All theories about the family deal with the flow of chronological time, and sometimes with the social and psychological organization of time. Four principal time perspectives are common: static, episodic, biographical, and epochal.
In some theories, time is suspended or relegated to the margins. The idea is to craft a theory that is timeless. This static picture may be useful, especially if it is a general description. Given the previously noted problems associated with change, however, static family theories are themselves not very durable.
Often, the image of time is episodic. A process is being described and perhaps explained, and it is temporary. The entire process may last a few moments, a few days, or several months. If scientists trace what is happening over the course of events contained in the theory, everything can be observed with moderate effort when the theory is tested.
Another image of time is biographical. This perspective usually considers the entire span or course of life. Family phenomena begin at birth, develop through time, change along the way, and end when life ends. The idea of a "life" comes from the study of individual organisms, and it must be adjusted to speak meaningfully about the lifetime of a social group containing several organisms.
One adjustment is to consider the "birth" of the group to occur when the group itself forms, with the "death" of the group corresponding to the dissolution of the group. Some of the members will be alive before the group forms, after it dissolves, or both. New members may be added after the family forms, and some may be lost before the family ends. Families may endure even with great turnover in membership, as for example a lineage that survives over many generations. Individual persons may have experiences as members of several different families over the course of their own lives. Becoming a widow, getting divorced, remarrying, and giving birth to or adopting a child are among the events marking the course of both an individual's life and the life of the group.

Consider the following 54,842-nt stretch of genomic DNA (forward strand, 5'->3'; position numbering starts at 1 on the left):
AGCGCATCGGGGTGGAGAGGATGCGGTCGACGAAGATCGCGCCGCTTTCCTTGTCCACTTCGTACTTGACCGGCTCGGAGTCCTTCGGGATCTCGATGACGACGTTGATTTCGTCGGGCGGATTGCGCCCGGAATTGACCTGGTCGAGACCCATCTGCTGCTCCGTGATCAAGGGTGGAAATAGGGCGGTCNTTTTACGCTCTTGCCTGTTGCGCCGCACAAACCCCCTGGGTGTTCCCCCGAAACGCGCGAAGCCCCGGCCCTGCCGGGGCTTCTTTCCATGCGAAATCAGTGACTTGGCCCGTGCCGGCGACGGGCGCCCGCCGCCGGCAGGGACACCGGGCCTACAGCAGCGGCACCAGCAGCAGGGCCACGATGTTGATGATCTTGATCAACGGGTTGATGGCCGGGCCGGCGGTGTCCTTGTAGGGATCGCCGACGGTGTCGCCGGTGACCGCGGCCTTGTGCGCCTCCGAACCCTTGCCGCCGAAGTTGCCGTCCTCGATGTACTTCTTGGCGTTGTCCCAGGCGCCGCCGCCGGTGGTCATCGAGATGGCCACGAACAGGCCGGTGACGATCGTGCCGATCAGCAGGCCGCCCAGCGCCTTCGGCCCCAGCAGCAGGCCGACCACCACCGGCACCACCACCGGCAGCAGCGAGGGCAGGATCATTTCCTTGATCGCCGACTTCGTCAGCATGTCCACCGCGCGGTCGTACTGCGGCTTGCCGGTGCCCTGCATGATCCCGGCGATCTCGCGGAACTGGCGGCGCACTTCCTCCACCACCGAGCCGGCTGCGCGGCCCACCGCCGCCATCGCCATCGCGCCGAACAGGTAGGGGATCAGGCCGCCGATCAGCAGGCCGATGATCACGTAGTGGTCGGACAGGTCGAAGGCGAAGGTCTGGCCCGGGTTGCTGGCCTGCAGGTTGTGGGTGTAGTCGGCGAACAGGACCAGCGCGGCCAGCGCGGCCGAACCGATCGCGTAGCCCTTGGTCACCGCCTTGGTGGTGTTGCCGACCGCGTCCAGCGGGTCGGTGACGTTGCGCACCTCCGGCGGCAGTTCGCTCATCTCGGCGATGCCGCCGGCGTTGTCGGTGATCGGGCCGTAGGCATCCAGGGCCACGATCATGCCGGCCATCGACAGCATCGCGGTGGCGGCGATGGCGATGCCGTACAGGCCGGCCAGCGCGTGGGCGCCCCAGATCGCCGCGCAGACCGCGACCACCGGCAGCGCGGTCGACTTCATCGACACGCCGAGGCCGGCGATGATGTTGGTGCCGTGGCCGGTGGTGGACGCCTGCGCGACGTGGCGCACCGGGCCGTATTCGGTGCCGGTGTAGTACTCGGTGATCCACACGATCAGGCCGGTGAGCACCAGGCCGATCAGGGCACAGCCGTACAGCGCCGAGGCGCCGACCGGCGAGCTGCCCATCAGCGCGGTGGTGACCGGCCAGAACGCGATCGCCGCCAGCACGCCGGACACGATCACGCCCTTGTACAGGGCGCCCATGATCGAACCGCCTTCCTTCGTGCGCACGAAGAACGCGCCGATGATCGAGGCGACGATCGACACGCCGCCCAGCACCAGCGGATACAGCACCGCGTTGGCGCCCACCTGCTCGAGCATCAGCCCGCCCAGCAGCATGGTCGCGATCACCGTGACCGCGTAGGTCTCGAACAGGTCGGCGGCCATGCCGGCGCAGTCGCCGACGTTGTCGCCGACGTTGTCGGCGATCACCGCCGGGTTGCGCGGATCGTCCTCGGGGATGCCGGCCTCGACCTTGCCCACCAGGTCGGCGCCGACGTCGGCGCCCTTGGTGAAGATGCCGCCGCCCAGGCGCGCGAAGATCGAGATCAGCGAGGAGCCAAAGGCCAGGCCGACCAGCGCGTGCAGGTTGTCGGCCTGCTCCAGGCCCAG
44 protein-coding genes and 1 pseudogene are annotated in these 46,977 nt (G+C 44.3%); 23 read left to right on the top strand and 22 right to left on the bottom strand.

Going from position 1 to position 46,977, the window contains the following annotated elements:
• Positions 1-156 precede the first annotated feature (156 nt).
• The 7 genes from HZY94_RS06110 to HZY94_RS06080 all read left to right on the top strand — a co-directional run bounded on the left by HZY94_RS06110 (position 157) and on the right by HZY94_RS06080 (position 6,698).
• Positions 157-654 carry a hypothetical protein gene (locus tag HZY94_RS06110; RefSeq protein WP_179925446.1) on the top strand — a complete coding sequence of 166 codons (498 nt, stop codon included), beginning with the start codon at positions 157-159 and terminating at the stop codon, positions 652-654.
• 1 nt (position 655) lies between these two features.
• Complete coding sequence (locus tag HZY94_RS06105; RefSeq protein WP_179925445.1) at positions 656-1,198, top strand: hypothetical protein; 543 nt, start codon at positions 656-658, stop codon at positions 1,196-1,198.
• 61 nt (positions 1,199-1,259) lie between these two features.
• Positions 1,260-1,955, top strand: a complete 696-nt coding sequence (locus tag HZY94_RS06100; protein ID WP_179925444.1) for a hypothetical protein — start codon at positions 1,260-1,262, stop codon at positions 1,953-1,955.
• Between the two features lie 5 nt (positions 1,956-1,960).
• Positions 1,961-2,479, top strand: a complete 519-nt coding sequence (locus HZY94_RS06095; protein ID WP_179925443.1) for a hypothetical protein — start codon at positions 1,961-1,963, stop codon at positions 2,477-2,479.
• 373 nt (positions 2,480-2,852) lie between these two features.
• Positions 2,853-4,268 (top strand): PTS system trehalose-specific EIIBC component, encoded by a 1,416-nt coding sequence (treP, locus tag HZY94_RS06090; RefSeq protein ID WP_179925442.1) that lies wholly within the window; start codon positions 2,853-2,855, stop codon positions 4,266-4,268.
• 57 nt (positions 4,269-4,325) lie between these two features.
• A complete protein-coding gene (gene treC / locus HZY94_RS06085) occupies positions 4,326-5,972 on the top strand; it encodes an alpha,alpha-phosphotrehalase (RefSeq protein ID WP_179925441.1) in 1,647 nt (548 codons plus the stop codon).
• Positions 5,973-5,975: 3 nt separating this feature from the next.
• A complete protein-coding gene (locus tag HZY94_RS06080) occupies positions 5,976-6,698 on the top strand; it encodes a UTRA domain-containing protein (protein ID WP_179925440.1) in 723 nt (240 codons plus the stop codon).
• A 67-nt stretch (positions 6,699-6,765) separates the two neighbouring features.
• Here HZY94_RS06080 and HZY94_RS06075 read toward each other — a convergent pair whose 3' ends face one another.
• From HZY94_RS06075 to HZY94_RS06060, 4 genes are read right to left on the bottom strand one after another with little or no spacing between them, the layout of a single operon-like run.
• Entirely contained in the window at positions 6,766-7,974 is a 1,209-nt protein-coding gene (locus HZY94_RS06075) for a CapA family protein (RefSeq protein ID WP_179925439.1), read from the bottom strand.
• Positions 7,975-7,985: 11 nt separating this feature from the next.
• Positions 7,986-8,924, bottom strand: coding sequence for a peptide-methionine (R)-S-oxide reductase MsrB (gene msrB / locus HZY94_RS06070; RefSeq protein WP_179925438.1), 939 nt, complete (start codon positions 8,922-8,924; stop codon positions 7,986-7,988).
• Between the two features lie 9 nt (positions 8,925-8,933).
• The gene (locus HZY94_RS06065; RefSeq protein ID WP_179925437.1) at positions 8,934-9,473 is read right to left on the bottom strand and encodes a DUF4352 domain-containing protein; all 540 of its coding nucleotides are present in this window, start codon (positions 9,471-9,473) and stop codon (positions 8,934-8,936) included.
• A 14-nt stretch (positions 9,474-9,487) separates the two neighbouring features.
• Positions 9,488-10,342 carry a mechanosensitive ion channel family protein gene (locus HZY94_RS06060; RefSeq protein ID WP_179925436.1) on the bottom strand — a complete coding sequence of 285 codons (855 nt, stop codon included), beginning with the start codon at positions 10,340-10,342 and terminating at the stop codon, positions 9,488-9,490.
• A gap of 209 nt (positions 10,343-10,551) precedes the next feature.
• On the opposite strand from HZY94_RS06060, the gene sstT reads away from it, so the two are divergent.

Because it is usually impractical for one scholar to study large numbers of families from their formation to their dissolution, many theories that deal with biographical time concentrate on a shorter time segment. Some describe and explain what is happening during a particular stage of family life, such as when children are adolescents or after all of the children have become adults and left their parental homes. Another common alternative is to focus on a particular transition period. For instance, some theories focus on the process by which couples get married, or why some get married and others do not, tracing events from first meeting to the early years after marriage or until a breakup before marriage. Other time-limited biographical theories concern the transition to parenthood, the transition to the "empty nest," and so on. Family development is the most common name for the theories that treat families in biographical time (Rodgers and White 1993).
The other image of time is epochal. Fairly broad sweeps of history may be examined and categorized into periods. Families in ancient Greece, families in the American colonies, families during the early industrial era, and families during the Great Depression represent some of the historical categories that may give focus to a family theory. Other theories take a more sweeping historical perspective. Theorists may wish, for example, to explain how human families evolved from primate families, or how the contemporary family emerged from forces at work over several centuries. While many family theories using an epochal image of time are descriptive, evolutionary or biosocial theories of family life usually are explanatory as well (Troost and Filsinger 1993).
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